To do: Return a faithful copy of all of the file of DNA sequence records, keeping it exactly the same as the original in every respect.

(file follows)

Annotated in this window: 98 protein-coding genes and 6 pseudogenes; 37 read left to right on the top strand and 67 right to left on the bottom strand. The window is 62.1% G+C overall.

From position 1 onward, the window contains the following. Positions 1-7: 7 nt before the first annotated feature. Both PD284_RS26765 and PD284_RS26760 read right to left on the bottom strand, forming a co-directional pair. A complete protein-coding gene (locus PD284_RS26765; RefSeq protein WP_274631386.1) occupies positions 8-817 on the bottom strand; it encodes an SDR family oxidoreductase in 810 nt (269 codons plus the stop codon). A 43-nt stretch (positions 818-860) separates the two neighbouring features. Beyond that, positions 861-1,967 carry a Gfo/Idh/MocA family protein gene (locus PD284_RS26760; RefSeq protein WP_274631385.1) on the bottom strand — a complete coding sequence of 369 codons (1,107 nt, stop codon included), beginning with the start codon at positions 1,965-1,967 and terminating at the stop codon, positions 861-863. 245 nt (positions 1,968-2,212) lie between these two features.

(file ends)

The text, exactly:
Annotated in this window: 98 protein-coding genes and 6 pseudogenes; 37 read left to right on the top strand and 67 right to left on the bottom strand. The window is 62.1% G+C overall.

From position 1 onward, the window contains the following. Positions 1-7: 7 nt before the first annotated feature. Both PD284_RS26765 and PD284_RS26760 read right to left on the bottom strand, forming a co-directional pair. A complete protein-coding gene (locus PD284_RS26765; RefSeq protein WP_274631386.1) occupies positions 8-817 on the bottom strand; it encodes an SDR family oxidoreductase in 810 nt (269 codons plus the stop codon). A 43-nt stretch (positions 818-860) separates the two neighbouring features. Beyond that, positions 861-1,967 carry a Gfo/Idh/MocA family protein gene (locus PD284_RS26760; RefSeq protein WP_274631385.1) on the bottom strand — a complete coding sequence of 369 codons (1,107 nt, stop codon included), beginning with the start codon at positions 1,965-1,967 and terminating at the stop codon, positions 861-863. 245 nt (positions 1,968-2,212) lie between these two features.